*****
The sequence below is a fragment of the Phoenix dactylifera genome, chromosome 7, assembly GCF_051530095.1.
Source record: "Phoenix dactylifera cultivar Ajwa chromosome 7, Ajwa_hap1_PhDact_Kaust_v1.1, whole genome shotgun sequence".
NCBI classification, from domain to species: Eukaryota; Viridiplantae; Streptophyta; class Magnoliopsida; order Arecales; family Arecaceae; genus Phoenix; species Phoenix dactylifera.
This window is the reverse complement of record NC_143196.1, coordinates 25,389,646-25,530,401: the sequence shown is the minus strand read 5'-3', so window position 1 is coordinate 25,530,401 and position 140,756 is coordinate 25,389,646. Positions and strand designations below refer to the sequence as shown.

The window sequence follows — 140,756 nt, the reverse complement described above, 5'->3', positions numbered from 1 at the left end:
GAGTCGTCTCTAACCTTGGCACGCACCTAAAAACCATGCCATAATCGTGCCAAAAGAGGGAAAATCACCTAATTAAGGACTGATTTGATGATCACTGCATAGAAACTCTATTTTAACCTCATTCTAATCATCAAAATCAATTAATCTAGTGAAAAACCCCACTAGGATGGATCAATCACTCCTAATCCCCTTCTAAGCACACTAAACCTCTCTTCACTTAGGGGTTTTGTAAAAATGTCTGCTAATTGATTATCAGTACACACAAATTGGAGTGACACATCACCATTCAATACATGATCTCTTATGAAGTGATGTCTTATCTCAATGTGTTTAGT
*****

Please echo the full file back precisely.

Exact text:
The sequence below is a fragment of the Phoenix dactylifera genome, chromosome 7, assembly GCF_051530095.1.
Source record: "Phoenix dactylifera cultivar Ajwa chromosome 7, Ajwa_hap1_PhDact_Kaust_v1.1, whole genome shotgun sequence".
NCBI classification, from domain to species: Eukaryota; Viridiplantae; Streptophyta; class Magnoliopsida; order Arecales; family Arecaceae; genus Phoenix; species Phoenix dactylifera.
This window is the reverse complement of record NC_143196.1, coordinates 25,389,646-25,530,401: the sequence shown is the minus strand read 5'-3', so window position 1 is coordinate 25,530,401 and position 140,756 is coordinate 25,389,646. Positions and strand designations below refer to the sequence as shown.

The window sequence follows — 140,756 nt, the reverse complement described above, 5'->3', positions numbered from 1 at the left end:
GAGTCGTCTCTAACCTTGGCACGCACCTAAAAACCATGCCATAATCGTGCCAAAAGAGGGAAAATCACCTAATTAAGGACTGATTTGATGATCACTGCATAGAAACTCTATTTTAACCTCATTCTAATCATCAAAATCAATTAATCTAGTGAAAAACCCCACTAGGATGGATCAATCACTCCTAATCCCCTTCTAAGCACACTAAACCTCTCTTCACTTAGGGGTTTTGTAAAAATGTCTGCTAATTGATTATCAGTACACACAAATTGGAGTGACACATCACCATTCAATACATGATCTCTTATGAAGTGATGTCTTATCTCAATGTGTTTAGT